El. pošta


Late spring and early summer always bring hot, sunny, lazy days, blue skies, mild and clear starry nights, outdoor fun - and countless kittens. Even supposing that kitten season runs from early spring until late fall, many unwanted but once owned cats and kittens become redundant by the beginning of summer. Some people are ruthlessly dumping their cats on the street before heading off on summer vacation, the others suddenly find out that keeping the kittens their cat has just recently had means too many mouths to feed once they are weaned… All kinds of stupid and disgraceful excuses are being heard, but at the end of the day, entire neighborhoods are being flooded with unwanted kittens without homes and year after year, it’s happening with frightening accuracy.

Newborn kittens, blind and with their umbilical cords still attached, are being carelessly dumped somewhere to die a slow, horrible and painful death, and if they are lucky enough to be found, raising them by hand always takes a 24/7 effort with no guaranties of success. Entire litters are crammed into cardboard boxes, frequently with their mothers, whose unforgivable mistake was that they got pregnant. We’ve already reached the point where we’re happy if the kittens we run into are a month old – no matter how sick they are, at least they stand a chance to survive.

Nevertheless, when I first saw a pair of six-week-old kittens that were brought to me from the neighborhood, my heart just broke. Maggie, a sad little tortie, couldn’t open her eyes, they were horribly infected, glued shut with pus and her eyelids were swollen, red and inflamed. It was impossible to discover if she even had eyes, or if she had already lost them because the infection wasn’t treated on time. Purulent discharge was leaking down her cute little face and she was so helpless and so lost that she immediately tugged at my heartstrings. And when she hugged my hand with her little paws, it was such a touching, unforgettable gesture of thank you, that it somehow brought the whole reason of what I do into perspective and made everything worth it.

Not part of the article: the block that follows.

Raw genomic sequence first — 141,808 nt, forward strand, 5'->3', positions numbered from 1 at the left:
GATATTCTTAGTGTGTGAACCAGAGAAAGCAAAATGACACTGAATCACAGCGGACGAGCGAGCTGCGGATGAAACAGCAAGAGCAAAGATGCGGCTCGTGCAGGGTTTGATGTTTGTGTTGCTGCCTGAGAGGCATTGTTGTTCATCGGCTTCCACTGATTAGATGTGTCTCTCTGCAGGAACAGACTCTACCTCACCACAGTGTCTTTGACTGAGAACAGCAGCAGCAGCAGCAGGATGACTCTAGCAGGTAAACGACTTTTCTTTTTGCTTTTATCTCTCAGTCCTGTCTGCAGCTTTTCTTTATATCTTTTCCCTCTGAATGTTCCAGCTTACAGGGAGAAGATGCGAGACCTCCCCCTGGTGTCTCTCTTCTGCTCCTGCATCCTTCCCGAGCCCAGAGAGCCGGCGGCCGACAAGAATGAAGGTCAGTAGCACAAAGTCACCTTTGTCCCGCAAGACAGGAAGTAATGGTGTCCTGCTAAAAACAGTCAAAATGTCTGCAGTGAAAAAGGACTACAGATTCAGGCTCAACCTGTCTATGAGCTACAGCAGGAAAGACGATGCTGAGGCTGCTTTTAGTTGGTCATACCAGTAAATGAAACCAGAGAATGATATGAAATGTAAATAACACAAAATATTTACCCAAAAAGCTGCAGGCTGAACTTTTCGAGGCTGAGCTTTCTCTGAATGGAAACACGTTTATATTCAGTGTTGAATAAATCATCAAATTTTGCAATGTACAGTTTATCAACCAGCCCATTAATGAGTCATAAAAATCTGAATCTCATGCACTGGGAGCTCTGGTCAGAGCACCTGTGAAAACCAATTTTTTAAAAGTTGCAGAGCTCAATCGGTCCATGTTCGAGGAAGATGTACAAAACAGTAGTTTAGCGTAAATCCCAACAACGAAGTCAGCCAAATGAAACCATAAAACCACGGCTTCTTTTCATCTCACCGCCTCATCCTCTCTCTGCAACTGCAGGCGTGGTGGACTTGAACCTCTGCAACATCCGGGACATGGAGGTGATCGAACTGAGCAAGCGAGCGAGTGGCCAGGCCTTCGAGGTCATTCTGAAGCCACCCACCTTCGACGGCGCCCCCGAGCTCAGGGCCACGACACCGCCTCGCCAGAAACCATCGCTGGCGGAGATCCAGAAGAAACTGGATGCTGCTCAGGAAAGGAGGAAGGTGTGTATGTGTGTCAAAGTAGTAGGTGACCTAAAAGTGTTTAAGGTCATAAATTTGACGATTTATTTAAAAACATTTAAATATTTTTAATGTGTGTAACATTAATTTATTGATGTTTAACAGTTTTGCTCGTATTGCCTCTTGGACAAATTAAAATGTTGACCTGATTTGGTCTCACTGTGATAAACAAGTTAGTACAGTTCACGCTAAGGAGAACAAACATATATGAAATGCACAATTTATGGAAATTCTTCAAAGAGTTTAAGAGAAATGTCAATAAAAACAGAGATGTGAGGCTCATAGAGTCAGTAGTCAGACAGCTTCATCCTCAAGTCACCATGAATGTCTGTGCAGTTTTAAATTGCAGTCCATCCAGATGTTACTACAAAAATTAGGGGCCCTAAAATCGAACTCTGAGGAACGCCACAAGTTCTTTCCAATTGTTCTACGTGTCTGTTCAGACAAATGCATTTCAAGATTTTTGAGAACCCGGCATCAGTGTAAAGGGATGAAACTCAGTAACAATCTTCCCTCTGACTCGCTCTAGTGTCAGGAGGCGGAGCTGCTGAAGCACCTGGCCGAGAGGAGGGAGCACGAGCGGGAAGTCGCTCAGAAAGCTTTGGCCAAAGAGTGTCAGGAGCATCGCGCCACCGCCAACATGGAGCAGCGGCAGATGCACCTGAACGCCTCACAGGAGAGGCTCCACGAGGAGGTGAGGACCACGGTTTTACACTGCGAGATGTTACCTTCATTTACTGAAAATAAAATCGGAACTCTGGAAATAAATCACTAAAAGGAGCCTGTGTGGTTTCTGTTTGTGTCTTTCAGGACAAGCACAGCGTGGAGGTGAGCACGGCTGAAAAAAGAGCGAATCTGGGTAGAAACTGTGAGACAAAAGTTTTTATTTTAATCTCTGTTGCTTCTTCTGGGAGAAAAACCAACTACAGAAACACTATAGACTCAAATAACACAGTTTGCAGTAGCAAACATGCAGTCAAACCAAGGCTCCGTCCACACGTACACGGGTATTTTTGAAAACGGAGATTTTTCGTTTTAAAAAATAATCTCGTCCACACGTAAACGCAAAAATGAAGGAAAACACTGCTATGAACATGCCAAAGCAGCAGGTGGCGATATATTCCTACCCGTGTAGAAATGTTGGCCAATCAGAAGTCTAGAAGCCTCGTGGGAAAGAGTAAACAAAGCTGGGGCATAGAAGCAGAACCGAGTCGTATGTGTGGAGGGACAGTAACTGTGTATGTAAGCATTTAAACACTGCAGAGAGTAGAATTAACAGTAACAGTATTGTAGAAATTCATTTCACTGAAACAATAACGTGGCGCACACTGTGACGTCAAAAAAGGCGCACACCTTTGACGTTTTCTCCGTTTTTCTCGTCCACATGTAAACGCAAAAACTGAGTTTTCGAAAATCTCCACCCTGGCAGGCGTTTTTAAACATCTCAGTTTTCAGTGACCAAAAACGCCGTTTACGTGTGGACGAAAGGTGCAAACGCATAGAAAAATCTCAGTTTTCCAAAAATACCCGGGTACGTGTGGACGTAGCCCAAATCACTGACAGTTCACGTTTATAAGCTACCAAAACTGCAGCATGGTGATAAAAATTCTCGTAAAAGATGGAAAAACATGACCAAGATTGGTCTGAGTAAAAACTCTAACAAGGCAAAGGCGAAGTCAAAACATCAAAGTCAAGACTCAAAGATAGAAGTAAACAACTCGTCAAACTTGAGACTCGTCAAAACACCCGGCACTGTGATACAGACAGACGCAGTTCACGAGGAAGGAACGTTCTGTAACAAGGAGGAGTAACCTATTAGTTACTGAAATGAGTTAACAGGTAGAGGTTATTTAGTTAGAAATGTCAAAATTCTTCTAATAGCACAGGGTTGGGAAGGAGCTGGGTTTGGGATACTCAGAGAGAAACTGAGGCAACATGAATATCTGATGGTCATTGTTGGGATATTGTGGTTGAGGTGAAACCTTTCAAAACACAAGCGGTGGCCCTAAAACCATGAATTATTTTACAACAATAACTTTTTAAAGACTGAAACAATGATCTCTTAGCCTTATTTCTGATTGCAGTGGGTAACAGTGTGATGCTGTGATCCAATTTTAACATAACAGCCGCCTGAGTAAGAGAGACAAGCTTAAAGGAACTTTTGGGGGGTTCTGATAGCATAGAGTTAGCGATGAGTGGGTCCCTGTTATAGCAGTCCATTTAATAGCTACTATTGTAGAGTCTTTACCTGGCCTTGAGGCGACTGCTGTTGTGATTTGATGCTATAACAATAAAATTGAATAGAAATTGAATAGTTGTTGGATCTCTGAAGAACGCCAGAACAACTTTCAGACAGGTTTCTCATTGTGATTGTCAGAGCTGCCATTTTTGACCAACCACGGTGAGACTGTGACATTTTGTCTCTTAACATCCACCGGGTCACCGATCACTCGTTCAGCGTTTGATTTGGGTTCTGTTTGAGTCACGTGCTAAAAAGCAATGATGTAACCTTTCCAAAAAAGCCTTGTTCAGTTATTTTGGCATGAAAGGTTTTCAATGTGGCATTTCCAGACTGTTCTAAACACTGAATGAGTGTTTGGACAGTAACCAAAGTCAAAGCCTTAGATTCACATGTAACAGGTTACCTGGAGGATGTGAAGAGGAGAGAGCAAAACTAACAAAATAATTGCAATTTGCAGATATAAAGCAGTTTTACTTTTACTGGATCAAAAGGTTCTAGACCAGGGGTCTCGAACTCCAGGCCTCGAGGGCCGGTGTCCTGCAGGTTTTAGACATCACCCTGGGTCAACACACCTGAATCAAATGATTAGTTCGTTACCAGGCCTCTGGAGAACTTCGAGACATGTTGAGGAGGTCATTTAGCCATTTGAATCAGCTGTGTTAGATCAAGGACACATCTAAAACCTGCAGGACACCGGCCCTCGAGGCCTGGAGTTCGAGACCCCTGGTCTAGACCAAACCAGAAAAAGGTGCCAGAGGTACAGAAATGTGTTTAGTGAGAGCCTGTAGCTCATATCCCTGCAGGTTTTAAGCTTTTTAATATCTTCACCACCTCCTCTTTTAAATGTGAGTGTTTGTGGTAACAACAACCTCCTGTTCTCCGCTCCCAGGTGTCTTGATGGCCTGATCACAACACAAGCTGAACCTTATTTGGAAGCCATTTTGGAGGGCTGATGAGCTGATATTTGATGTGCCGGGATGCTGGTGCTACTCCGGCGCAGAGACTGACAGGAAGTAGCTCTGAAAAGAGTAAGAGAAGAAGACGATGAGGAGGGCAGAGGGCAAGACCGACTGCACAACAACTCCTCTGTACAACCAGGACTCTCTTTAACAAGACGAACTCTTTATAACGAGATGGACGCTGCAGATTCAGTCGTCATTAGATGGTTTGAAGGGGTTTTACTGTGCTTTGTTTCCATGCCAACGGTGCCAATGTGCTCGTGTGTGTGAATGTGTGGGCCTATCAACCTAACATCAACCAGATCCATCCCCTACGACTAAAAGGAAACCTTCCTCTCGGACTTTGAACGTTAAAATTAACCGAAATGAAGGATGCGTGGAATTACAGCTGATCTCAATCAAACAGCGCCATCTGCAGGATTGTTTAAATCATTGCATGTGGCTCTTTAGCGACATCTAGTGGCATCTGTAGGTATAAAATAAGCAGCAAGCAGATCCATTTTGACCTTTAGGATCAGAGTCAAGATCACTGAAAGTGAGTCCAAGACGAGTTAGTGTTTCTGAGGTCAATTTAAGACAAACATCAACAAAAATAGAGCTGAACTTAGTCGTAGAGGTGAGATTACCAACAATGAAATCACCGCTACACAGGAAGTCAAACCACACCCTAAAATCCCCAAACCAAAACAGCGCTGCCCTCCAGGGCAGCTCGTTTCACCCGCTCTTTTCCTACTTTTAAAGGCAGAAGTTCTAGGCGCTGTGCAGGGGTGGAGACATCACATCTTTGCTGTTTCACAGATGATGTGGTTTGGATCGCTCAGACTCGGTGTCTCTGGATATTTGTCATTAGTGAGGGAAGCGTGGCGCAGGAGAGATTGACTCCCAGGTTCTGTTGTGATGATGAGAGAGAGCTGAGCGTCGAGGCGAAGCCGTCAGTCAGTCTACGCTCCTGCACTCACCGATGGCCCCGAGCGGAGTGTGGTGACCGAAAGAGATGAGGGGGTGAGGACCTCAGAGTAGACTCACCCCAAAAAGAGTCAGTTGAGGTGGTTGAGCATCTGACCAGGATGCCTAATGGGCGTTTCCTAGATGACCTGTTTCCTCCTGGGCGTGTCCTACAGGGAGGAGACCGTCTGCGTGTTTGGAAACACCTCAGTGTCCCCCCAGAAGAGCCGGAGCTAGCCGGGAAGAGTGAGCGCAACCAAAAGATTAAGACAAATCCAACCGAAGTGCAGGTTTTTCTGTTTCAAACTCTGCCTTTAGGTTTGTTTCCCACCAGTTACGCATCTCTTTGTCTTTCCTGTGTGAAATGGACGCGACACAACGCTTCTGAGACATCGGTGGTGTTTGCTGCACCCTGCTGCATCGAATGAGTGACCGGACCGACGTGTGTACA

The vet wasn’t very optimistic when he diagnosed her with severe herpes and a chlamydia infection; he said she would survive but her eyesight might remain seriously damaged. He also told me that her recovery would be a lengthy process. I’ve been tending to her and holding my breath for days while carefully looking into her eyes and trying to see a sparkle under the thick layers of antibiotic ointment. And then, eight long days later, my little muffin started to open her eyes and it miraculously seems that her vision is unharmed! She made it!

Although she’s well on the mend, she’s not out of the woods yet, as there’s a chance that her third eyelids will remain protruding because of the possible damage to the nerve that controls the third eyelid retraction, which is a direct result of a horrible eye infection. We’re still not giving up hope on her complete recovery and even if her third eyelids remain elevated, the problem can be corrected surgically when she grows up.

Maggie’s little brother Keith is in much better shape and his eyes are wide open, even though he did have some discharge at the beginning. When he arrived here, his expression was so serious and kind of mournful, he looked like an old soul that’s seen too much sadness already, but he is now thriving and bursting with energy. He is mischievous and obstinate, lively, playful and very loud when he wants something, which he usually does. Both of them are still under treatment in quarantine, but they’re eating well and chasing each other throughout the cage all day long. A good sign!

Take a look at Maggie and Keith!